TORONTO – There was a look of frustration in Leo Komarov’s eyes and a hint of disdain in his voice.
“It sucks,” he said after another close-but-no-cigar loss for the Toronto Maple Leafs.
The feisty Finn is the closest thing to a captain this group has right now and he wasn’t just speaking for himself. The Leafs played plenty well enough to beat the Buffalo Sabres on Monday night – stop us if you’ve heard this before – but crumbled in the third period.
“We just need to keep playing 60 minutes,” said Komarov. “That seems to be our problem this year I think. We’re playing good, but we can’t really keep the whole game together. A couple mistakes and then they score on us.”
It was a punishing loss, a disheartening loss. There’s no wink-wink, nudge-nudge involved here either.
For if the Leafs have learned anything from the Sabres in recent years, it’s that finishing 30th offers no guaranteed path to nirvana.
That’s especially true this season with a changed lottery system that will see the top three picks all determined by random number combinations – a change that leaves the NHL’s worst team with a 47.5 per cent chance of dropping to the No. 4 spot.
Right now the Leafs are comfortably taking up residence in the NHL’s basement, but they won’t do any material damage to their long-term aspirations by finishing strong and reeling in one or more of the teams ahead of them.
Whoever lands Auston Matthews is going to need some good fortune either way.
In fact, with so many players currently getting their first taste of life in the big leagues, the best thing that could happen to Mike Babcock’s team is stringing together some wins. They aren’t very far off. The scorecard shows five straight one-goal losses and counting since the rookies arrived en masse from the Marlies.
“I’d love to tell you that I can go in there and give somebody confidence; I can’t,” said Babcock. “I can’t give it to my kids, I can’t give it to my players. You have to earn the right by doing good things. … It’s like anything, its like a snowball, right? It picks up speed.
“In saying all that, we talked about it, is we can feel sorry for ourselves, complain, whine or we can do something about it.”
What left a particularly bad taste against Buffalo was the goals approximately three minutes apart in the third period that saw a 3-1 lead become a 3-3 tie. On the first, Nazem Kadri let Jack Eichel get position on him after they left the penalty box simultaneously and on the second a Morgan Rielly giveaway quickly went from Sam Reinhart to Evander Kane to the back of the net.
“We’ve got lots of kids in the lineup, but it wasn’t the kids that made mistakes tonight,” said Babcock. “It was two guys that we count on big time there in the third period that cost us.”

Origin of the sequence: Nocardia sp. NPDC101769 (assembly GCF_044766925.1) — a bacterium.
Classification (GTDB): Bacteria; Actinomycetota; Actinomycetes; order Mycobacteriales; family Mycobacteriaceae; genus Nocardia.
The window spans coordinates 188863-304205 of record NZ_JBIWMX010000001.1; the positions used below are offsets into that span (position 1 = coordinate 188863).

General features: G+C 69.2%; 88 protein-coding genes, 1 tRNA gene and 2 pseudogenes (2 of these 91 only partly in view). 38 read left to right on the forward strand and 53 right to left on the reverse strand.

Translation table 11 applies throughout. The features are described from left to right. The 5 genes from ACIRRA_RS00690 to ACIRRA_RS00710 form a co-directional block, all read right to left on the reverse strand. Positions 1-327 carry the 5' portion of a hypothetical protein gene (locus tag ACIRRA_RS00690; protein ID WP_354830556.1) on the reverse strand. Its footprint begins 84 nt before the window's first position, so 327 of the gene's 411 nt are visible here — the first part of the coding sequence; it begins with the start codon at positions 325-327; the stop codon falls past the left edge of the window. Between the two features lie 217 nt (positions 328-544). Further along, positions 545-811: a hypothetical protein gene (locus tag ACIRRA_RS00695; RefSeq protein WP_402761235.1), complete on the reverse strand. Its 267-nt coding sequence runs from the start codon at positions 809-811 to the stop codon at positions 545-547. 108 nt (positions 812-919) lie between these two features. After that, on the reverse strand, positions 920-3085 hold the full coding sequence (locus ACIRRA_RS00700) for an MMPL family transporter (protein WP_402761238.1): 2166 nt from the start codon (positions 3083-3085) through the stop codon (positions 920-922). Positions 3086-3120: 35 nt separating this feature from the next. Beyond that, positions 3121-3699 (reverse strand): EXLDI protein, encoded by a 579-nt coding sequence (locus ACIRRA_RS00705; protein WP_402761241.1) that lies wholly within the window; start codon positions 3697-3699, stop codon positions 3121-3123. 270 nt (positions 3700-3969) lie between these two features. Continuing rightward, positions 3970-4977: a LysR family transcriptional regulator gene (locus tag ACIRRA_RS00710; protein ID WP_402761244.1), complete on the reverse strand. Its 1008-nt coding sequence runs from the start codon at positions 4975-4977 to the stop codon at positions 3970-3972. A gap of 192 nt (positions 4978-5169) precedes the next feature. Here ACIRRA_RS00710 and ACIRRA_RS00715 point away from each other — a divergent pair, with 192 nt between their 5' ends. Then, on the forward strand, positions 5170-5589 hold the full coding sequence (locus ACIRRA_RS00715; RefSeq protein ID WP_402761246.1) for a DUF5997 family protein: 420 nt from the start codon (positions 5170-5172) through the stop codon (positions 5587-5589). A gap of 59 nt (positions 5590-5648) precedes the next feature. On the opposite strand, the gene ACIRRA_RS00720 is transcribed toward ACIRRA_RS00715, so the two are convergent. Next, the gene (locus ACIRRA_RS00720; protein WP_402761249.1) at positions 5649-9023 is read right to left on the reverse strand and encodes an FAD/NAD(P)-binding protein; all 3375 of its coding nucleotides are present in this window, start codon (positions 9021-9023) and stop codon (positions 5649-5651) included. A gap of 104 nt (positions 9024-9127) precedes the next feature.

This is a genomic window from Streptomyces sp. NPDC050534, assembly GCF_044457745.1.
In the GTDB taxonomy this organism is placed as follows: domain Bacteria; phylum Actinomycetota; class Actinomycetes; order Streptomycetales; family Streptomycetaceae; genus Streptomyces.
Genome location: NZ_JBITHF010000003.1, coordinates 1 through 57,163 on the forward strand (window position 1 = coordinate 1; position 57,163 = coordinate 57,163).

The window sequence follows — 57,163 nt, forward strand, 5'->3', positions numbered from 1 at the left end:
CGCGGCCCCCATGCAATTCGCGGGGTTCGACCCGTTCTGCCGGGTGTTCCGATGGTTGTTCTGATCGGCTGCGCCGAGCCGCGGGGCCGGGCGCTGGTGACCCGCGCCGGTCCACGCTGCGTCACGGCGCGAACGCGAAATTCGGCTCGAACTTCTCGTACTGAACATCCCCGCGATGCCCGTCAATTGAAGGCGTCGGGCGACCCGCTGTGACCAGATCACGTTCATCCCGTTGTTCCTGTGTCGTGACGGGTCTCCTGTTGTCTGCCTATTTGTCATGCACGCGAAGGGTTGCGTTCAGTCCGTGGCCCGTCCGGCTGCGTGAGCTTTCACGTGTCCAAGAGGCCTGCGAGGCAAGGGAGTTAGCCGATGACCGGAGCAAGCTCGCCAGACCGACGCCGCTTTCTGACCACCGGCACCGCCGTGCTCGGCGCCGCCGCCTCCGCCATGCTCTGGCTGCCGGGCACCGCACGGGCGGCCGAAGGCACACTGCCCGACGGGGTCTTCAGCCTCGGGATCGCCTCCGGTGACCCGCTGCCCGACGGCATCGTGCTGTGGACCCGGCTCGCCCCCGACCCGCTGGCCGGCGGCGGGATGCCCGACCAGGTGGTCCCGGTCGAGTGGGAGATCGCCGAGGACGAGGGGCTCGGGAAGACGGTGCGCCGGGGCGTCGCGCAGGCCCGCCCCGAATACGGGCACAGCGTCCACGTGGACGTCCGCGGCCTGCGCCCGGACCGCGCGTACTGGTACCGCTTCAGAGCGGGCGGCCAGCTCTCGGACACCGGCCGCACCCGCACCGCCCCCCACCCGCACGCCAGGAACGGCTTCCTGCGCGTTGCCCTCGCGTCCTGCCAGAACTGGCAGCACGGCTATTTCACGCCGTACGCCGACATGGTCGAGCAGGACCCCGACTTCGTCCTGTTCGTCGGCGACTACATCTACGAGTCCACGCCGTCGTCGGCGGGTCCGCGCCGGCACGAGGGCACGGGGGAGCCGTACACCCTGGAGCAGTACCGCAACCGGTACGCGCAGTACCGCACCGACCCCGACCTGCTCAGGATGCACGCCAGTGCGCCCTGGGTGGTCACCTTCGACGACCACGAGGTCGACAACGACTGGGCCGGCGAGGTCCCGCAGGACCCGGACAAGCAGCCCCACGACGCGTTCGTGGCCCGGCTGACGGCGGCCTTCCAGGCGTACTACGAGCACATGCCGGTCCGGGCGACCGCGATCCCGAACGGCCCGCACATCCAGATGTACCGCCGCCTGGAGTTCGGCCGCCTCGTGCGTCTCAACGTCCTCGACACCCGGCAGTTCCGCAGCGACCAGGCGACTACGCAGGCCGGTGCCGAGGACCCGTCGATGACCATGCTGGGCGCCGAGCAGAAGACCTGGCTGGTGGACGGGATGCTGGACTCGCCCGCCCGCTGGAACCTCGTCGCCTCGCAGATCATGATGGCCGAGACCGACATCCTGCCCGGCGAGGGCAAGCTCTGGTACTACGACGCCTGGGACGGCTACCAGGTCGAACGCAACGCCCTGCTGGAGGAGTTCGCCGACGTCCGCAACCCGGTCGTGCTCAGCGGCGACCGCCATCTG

The Sabres prevailed in a three-round shootout.
It was a hollow ending to another night with positive vibes in the air, and some bounce in the building. Not that long ago Babcock quipped he’d seen more plays made in four shifts of a Marlies game than he had in a week from the Leafs.
Now some of those plays are being made at Air Canada Centre.
Plays like the deft backhand pass Nikita Soshnikov put on Komarov’s stick for an easy goal just 25 seconds in against Buffalo. Plays like the one Zach Hyman made by willing his way to the top of the crease and beating Chad Johnson for his first NHL goal.
“I don’t really know what was going through my mind,” said Hyman. “Just ecstatic.”
It wasn’t quite enough.
The Sabres have taken big strides since consecutive 30th-place finishes – they lost the lottery both years, drafting Reinhart (2014) and Eichel (2015) at No. 2 – and are certainly ahead of the Leafs in their development curve.
But on Monday you saw some tangible hints of what could eventually blossom into a rivalry between the Atlantic Division foes, with Kadri and Eichel jostling one another repeatedly and plenty of finished bodychecks delivered by others.
“There’s definitely some grit there and some bad blood,” said Kadri.
The Leafs centre even tossed in a playful jab at Eichel, who scored the 20th goal of his rookie season: “He’s a good player. I think he has a hard time in his own end, but definitely special with the puck.”
Maybe one day in the dark, distant future these teams might even meet in a playoff series. That would be something.
However, in Toronto in particular, the goals are obviously much more modest right now – a fact that shouldn’t be confused with the intentions of those involved.
“I don’t think anyone here has lost sight of the plan and where we’re going, but at the same time, when the game starts we’re trying to win every single night,” said Babcock. “Don’t ever kid yourself. We’re playing our players that way, we’re trying to find a way to get two points and feel good about ourselves.”
That’s a difficult thing to do right now and it needs to change.